Cats currently are the most popular pet in America, and are considered a family member by many cat owners. Despite these
facts, cats do not receive the veterinary care they need; in 2006, only 64% of cats (compared with 83% of dogs) visited a
veterinarian (1). Reasons include the misconception that cats "can take care of themselves"; signs of illness are difficult
to detect since cats are masters at hiding illness and pain; and the stress and fear associated with the carrier, car, and
veterinary visit. Cat owners site other reasons: they did not know the care necessary, the veterinarian did not recommend
it, and that the need or benefit was not well explained. (2) In light of this troubling information, the CATalyst Council,
a national initiative to champion the cat, identified the need for Feline Wellness Guidelines to improve client communication
and education of the benefits of regular veterinary care, and how to facilitate getting the cat to the veterinarian are essential
to improve feline health care. The goals of the AAFP-AAHA Feline Life Stage Guidelines (available here: http://www.aahanet.org/PublicDocuments/FelineLifeStageGuidelines.pdf) are to provide 1) Optimal healthcare recommendations for cats throughout their different life stages, and 2) Practical
suggestions and tools to facilitate improved veterinary visits and to enhance the client-veterinarian clinical encounter.
The life stages were chosen to focus attention on the physical and behavioral changes that occur during the lifespan (e.g.,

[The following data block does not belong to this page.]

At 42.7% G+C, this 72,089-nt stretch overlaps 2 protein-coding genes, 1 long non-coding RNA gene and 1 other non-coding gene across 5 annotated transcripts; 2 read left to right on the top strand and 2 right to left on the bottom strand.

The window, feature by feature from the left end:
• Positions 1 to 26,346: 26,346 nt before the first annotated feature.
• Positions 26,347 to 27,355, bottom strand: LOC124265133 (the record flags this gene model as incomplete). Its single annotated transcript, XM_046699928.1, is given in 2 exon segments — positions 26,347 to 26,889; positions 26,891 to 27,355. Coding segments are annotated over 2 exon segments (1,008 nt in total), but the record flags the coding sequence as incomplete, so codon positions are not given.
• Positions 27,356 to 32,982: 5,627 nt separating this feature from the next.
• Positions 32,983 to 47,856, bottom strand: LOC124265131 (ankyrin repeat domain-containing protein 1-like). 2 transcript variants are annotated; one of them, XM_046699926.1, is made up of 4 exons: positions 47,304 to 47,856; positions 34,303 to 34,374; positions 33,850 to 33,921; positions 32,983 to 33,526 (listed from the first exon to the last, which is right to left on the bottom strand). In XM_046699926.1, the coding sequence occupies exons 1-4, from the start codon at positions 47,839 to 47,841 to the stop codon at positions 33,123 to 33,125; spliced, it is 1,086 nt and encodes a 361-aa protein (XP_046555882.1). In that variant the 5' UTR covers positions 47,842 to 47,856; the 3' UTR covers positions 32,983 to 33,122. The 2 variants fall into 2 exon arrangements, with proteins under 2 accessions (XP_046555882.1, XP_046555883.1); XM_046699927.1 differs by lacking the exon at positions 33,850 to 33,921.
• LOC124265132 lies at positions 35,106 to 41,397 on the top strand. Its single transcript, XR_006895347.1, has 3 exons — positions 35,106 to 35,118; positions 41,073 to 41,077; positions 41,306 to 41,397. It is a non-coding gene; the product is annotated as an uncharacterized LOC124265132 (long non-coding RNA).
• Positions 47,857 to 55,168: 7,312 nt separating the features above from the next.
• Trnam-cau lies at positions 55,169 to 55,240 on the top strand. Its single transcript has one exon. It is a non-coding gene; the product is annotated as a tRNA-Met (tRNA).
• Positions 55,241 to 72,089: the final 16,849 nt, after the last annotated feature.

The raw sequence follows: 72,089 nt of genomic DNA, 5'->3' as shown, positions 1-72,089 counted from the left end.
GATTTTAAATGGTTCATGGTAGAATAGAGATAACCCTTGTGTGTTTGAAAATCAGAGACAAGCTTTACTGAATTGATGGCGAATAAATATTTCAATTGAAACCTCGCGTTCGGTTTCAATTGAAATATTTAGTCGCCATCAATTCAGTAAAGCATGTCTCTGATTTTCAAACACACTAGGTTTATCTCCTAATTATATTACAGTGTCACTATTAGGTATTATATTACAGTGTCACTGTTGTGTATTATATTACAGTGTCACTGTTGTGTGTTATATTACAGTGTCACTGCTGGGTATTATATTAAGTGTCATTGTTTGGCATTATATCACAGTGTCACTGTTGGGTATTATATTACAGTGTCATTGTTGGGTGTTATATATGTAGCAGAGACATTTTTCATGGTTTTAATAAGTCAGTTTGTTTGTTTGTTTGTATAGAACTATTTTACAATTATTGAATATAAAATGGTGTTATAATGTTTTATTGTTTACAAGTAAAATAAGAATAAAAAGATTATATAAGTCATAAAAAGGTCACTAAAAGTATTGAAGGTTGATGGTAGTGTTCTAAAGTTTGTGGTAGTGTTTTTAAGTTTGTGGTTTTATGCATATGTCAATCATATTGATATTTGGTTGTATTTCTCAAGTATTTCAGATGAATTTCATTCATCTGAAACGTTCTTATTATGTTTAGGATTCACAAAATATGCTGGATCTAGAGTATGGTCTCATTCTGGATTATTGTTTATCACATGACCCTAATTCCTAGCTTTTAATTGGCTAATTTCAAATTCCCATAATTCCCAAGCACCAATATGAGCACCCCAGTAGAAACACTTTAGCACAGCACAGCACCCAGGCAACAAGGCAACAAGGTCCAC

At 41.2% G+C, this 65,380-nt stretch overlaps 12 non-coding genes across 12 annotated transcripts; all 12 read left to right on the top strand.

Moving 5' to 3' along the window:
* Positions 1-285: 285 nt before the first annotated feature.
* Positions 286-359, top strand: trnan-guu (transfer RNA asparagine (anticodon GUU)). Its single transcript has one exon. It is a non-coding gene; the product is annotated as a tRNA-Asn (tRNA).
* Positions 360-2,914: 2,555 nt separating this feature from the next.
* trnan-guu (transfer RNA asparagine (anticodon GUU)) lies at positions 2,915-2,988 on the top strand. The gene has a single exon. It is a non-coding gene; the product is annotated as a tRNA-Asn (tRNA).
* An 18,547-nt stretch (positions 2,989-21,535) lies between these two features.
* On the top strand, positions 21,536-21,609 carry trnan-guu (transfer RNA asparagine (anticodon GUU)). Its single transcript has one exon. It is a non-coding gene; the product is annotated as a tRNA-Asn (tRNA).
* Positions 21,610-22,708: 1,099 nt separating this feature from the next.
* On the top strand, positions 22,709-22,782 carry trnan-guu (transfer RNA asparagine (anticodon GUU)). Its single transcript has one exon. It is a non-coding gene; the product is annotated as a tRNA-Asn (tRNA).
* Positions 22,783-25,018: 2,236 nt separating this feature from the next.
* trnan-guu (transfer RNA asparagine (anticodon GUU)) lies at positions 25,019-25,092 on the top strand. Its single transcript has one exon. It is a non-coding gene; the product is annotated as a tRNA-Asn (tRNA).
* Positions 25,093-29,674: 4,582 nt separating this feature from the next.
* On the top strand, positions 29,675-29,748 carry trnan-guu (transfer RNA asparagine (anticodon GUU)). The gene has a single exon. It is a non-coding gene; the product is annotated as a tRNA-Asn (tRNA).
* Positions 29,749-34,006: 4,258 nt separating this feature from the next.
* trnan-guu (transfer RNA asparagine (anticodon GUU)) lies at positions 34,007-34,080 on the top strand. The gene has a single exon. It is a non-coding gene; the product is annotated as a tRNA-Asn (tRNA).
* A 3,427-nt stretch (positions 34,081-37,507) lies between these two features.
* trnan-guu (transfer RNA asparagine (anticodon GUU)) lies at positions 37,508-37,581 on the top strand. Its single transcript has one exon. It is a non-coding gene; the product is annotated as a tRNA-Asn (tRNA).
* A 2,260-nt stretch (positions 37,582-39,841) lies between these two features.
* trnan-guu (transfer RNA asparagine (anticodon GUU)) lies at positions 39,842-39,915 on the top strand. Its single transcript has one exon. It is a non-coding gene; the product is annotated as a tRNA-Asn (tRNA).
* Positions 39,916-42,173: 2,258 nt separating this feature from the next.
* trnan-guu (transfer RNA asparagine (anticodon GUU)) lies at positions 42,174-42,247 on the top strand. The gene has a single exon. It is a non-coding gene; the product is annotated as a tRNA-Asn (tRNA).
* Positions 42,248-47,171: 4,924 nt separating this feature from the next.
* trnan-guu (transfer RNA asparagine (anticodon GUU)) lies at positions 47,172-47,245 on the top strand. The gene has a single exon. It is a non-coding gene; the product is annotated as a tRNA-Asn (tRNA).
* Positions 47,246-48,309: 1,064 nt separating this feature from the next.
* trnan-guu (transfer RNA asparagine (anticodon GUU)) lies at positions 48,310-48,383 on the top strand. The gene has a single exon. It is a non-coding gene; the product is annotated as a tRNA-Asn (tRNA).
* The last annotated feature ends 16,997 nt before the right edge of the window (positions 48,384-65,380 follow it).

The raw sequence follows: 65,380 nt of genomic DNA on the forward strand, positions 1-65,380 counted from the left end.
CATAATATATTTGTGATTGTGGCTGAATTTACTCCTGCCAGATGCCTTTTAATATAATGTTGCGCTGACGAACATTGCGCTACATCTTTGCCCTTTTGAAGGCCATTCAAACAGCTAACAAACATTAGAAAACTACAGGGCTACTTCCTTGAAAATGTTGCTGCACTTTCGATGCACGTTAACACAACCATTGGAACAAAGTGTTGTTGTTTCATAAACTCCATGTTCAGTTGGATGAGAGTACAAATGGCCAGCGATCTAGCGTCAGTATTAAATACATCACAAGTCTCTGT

congenital defects in kittens; obesity prevention in for junior cats). These stages are: kittens (up through 6 mo of age);
junior (7 mo through 2 yr); adult (3 through 6 yr); mature (7 through10 years); senior (11 through 14 years); or geriatric
(15+ years) (3,4). It is important to remember that individual animals and body systems age at different rates, and that
any individual can have a condition not common to that life stage.
The wellness visit
Effective history-taking includes the use of open-ended questioning (e.g., "How has [cat's name] been doing since the last
visit?") (5), combined with a template or checklist to ensure specific topics are covered during the history.
Client education for cats of any age should include recognizing early and subtle signs of pain or illness, importance of
prevention and early detection of disease, health-care financial planning, disaster preparedness, estate planning, and microchipping.
A minimum of annual examinations and consultations are recommended for apparently healthy adult cats, and semi-annually for
cats 7 and older. Semi-annual wellness exams for cats of all ages often are recommended by veterinarians and veterinary
organizations because changes in health status may occur in a short period of time; ill cats often show no signs of disease;
earlier detection of illness, including "silent" disease, such as obesity and dental disease, allows for earlier intervention.
In addition, semi-annual exams allow for more frequent communication with the owner regarding behavioral and attitudinal changes,
and education about preventive healthcare.
Panel members concluded that preventive veterinary care can improve quality of life, detect illness earlier and, reduce the
long term expenses associated with a cat's health care, and that further research is needed to identify the optimal examination
schedule to maximize the health and longevity of the cat.
Minimum data base
A minimum database (MDB) allows for early detection of disease, a baseline for interpretation of data from subsequent visits,
and trends in laboratory parameters that may be of concern. Specific recommendations about age and frequency of laboratory
testing depend on many factors. One consideration is that the incidence of many diseases increases with age.